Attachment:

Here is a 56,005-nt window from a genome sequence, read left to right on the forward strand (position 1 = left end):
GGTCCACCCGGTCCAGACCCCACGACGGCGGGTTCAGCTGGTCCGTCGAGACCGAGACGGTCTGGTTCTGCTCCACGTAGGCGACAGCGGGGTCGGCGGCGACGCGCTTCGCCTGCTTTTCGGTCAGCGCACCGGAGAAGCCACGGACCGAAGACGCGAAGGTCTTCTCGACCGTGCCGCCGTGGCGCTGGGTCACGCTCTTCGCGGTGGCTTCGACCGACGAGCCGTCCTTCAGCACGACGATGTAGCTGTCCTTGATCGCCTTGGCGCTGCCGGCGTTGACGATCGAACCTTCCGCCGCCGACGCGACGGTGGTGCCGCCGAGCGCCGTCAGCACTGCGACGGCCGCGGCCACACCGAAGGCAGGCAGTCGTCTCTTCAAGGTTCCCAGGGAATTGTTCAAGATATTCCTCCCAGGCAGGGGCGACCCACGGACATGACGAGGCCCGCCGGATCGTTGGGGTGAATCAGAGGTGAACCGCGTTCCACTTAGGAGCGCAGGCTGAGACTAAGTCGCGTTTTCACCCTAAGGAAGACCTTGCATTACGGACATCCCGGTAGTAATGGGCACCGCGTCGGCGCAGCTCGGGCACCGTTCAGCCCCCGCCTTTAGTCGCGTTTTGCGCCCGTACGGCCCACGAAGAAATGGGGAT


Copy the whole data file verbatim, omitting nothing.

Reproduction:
Here is a 56,005-nt window from a genome sequence, read left to right on the forward strand (position 1 = left end):
GGTCCACCCGGTCCAGACCCCACGACGGCGGGTTCAGCTGGTCCGTCGAGACCGAGACGGTCTGGTTCTGCTCCACGTAGGCGACAGCGGGGTCGGCGGCGACGCGCTTCGCCTGCTTTTCGGTCAGCGCACCGGAGAAGCCACGGACCGAAGACGCGAAGGTCTTCTCGACCGTGCCGCCGTGGCGCTGGGTCACGCTCTTCGCGGTGGCTTCGACCGACGAGCCGTCCTTCAGCACGACGATGTAGCTGTCCTTGATCGCCTTGGCGCTGCCGGCGTTGACGATCGAACCTTCCGCCGCCGACGCGACGGTGGTGCCGCCGAGCGCCGTCAGCACTGCGACGGCCGCGGCCACACCGAAGGCAGGCAGTCGTCTCTTCAAGGTTCCCAGGGAATTGTTCAAGATATTCCTCCCAGGCAGGGGCGACCCACGGACATGACGAGGCCCGCCGGATCGTTGGGGTGAATCAGAGGTGAACCGCGTTCCACTTAGGAGCGCAGGCTGAGACTAAGTCGCGTTTTCACCCTAAGGAAGACCTTGCATTACGGACATCCCGGTAGTAATGGGCACCGCGTCGGCGCAGCTCGGGCACCGTTCAGCCCCCGCCTTTAGTCGCGTTTTGCGCCCGTACGGCCCACGAAGAAATGGGGAT